Yesterday I posted several shots of male Green-crowned Brilliants, but during this last trip to Costa Rica, females were more prevalent, by about four to one, especially at lower altitudes. This shot is again at the La Paz Waterfall Gardens. I think both the male and female are among the most striking of the Central American hummers. Sony RX10iv at 600mm. My birds and wildlife modifications to Program mode. Processed in Polarr.
On our first full day in Costa Rica, between the hotel in San Jose and Selva Verde Lodge in the Sarapiqui River drainage, we always stop at La Paz Waterfall Gardens for birding and lunch. La Paz Waterfall Gardens is a private nature center just over the continental divide in on the north rim of the Central Valley. It is famous for its series of waterfalls on the La Paz River, and for its hummingbird feeders. On a good day, the feeders can attract over a dozen species of hummers. We were not there on a good day, but I still managed to catch this truly brilliant Green-crowned Brilliant. The hummingbird feeders are under a canopy of heavy vines growing over artistically realistic concrete support vines, so the light can be challenging. Sony RX10iv at 600mm equivalent. My birds and wildlife modifications of Program mode. Processed in Polarr.
This used to be the Green Violet-ear Hummingbird, which distinguished it from the closely related Brown Violet-ear of slightly lower elevations, but in the wisdom of the bird name gods, it is now the Lesser Violet-ear. (Can it be long before the Brown Violet-ear becomes the Greater Violet-ear? Who knows.) The Lesser Violet-ear was by far the most common hummingbird around Savegre Mountain Resort and the Batsu Garden in San Gerardo de Dota this year. You can see in the first image where they get the Violet-ear name. They often flare the ear patch in a dominance display. Each of these images deserves a full screen view. All were taken at Batsu Garden on the mountain side above Savegre Mountain Resort. Sony RX10iv at 600mm equivalent. My birds and wildlife modifications of Program mode. Processed in Polarr. (In the last two, there was a visually distracting over-exposed leaf in the bottom right corner which I edited out in Touch Retouch.)
Among the most active hummingbirds at Dave and Dave’s Costa Rican Nature Park were the White-necked Jacobins…a beautiful hummer that often flares it pure white tail in a dominance display. Light is always an issue in the rainforest, so these shots were all at high ISO, especaily as I wanted a high shutter speed to freeze action. I used my custom Birds in Flight and Action modifications of Program mode, which includes a Auto ISO Minimum Shutter Speed setting to keep the shutter speed above 1/1000th. All shots were processed in Polarr.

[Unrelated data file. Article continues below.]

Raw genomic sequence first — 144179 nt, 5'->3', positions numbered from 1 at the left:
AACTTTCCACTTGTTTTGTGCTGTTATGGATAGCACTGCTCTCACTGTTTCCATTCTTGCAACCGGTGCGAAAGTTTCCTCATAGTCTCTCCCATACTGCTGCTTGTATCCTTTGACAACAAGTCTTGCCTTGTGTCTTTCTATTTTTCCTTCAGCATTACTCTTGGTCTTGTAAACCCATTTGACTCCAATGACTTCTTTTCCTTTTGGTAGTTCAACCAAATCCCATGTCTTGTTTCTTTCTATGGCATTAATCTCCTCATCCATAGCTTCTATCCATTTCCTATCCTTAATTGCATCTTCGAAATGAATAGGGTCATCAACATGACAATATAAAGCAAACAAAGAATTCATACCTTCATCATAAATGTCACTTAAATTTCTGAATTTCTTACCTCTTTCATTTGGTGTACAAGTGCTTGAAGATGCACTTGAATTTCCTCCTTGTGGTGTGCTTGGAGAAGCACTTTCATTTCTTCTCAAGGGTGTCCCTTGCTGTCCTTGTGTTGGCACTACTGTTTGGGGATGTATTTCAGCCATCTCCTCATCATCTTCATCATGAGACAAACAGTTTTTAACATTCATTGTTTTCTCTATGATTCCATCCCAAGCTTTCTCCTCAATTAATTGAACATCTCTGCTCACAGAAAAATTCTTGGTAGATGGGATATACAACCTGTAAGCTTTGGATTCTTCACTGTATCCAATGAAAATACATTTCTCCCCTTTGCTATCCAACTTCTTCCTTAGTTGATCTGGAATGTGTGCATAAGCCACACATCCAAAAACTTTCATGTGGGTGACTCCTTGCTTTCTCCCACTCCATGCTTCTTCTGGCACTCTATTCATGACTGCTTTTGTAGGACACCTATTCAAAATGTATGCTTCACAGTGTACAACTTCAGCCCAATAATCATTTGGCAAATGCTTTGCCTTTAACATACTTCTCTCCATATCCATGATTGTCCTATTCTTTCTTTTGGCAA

The White-throated Mountain Gem inhabits the higher elevations of Costa Rica, from about 6000 feet to timberline, mostly in the Talamanca Mountains south of the Central Valley and San Jose. We encountered this one at Batsu Garden on the mountain side above Savegre Mountain Resort in San Gerardo de Dota on the west slope of the mountains. It used to be called the Gray-tailed Mountain Gem. Sony RX10iv at 600mm equivalent. My custom birds and wildlife modifications of Program mode. Processed in Polarr and assembled in FrameMagic.
The Stripe-throated Hermit, like most Hermit Hummingbirds, rarely perches where anyone can see it…or get a photo of it. Even field-guide photos are mostly flight shots. And, unlike the other Hermits, it is small…one of the smaller hummingbirds of Central America, so it is not easy to catch in flight. This is my best shot from 16 days in Costa Rica, taken at Dave and Dave’s Costa Rican Nature Pavilion in La Virgen. Sony RX10iv at 600mm equivalent. My custom flight mode modifications of Program. 1/1000th. Processed in Polarr.